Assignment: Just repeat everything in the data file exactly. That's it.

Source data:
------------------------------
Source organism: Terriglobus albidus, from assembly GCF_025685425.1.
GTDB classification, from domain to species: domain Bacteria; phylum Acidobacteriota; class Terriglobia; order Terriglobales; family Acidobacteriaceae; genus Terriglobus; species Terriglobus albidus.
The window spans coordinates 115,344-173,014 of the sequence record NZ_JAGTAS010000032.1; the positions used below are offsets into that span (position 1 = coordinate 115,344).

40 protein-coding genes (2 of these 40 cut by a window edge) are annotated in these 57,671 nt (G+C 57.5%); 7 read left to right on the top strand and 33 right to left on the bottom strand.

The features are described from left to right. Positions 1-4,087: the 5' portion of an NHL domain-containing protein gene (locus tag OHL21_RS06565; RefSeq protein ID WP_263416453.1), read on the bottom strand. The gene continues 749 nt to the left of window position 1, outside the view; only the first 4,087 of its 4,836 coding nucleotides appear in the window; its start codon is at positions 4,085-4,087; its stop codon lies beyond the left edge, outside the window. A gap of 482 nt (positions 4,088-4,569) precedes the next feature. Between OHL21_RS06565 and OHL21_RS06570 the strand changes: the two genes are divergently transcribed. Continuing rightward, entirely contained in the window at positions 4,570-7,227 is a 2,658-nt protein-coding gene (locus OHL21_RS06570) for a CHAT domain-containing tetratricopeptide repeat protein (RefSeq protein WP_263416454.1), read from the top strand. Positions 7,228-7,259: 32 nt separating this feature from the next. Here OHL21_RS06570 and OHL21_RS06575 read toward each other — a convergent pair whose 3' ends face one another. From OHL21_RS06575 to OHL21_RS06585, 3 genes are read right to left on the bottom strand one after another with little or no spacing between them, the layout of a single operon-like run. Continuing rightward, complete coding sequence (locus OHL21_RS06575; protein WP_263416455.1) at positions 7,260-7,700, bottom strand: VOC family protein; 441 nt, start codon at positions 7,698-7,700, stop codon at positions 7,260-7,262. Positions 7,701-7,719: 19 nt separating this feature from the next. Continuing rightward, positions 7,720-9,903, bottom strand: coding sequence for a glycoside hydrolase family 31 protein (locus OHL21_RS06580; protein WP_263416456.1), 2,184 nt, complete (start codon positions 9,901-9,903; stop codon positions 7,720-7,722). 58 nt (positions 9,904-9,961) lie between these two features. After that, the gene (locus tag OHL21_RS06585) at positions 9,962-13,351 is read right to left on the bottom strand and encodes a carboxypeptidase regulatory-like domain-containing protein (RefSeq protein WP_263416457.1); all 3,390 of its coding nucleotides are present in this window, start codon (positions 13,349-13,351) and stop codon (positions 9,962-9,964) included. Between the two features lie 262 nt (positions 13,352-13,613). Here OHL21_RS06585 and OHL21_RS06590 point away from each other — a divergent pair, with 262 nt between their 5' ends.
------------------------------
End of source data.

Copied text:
Source organism: Terriglobus albidus, from assembly GCF_025685425.1.
GTDB classification, from domain to species: domain Bacteria; phylum Acidobacteriota; class Terriglobia; order Terriglobales; family Acidobacteriaceae; genus Terriglobus; species Terriglobus albidus.
The window spans coordinates 115,344-173,014 of the sequence record NZ_JAGTAS010000032.1; the positions used below are offsets into that span (position 1 = coordinate 115,344).

40 protein-coding genes (2 of these 40 cut by a window edge) are annotated in these 57,671 nt (G+C 57.5%); 7 read left to right on the top strand and 33 right to left on the bottom strand.

The features are described from left to right. Positions 1-4,087: the 5' portion of an NHL domain-containing protein gene (locus tag OHL21_RS06565; RefSeq protein ID WP_263416453.1), read on the bottom strand. The gene continues 749 nt to the left of window position 1, outside the view; only the first 4,087 of its 4,836 coding nucleotides appear in the window; its start codon is at positions 4,085-4,087; its stop codon lies beyond the left edge, outside the window. A gap of 482 nt (positions 4,088-4,569) precedes the next feature. Between OHL21_RS06565 and OHL21_RS06570 the strand changes: the two genes are divergently transcribed. Continuing rightward, entirely contained in the window at positions 4,570-7,227 is a 2,658-nt protein-coding gene (locus OHL21_RS06570) for a CHAT domain-containing tetratricopeptide repeat protein (RefSeq protein WP_263416454.1), read from the top strand. Positions 7,228-7,259: 32 nt separating this feature from the next. Here OHL21_RS06570 and OHL21_RS06575 read toward each other — a convergent pair whose 3' ends face one another. From OHL21_RS06575 to OHL21_RS06585, 3 genes are read right to left on the bottom strand one after another with little or no spacing between them, the layout of a single operon-like run. Continuing rightward, complete coding sequence (locus OHL21_RS06575; protein WP_263416455.1) at positions 7,260-7,700, bottom strand: VOC family protein; 441 nt, start codon at positions 7,698-7,700, stop codon at positions 7,260-7,262. Positions 7,701-7,719: 19 nt separating this feature from the next. Continuing rightward, positions 7,720-9,903, bottom strand: coding sequence for a glycoside hydrolase family 31 protein (locus OHL21_RS06580; protein WP_263416456.1), 2,184 nt, complete (start codon positions 9,901-9,903; stop codon positions 7,720-7,722). 58 nt (positions 9,904-9,961) lie between these two features. After that, the gene (locus tag OHL21_RS06585) at positions 9,962-13,351 is read right to left on the bottom strand and encodes a carboxypeptidase regulatory-like domain-containing protein (RefSeq protein WP_263416457.1); all 3,390 of its coding nucleotides are present in this window, start codon (positions 13,349-13,351) and stop codon (positions 9,962-9,964) included. Between the two features lie 262 nt (positions 13,352-13,613). Here OHL21_RS06585 and OHL21_RS06590 point away from each other — a divergent pair, with 262 nt between their 5' ends.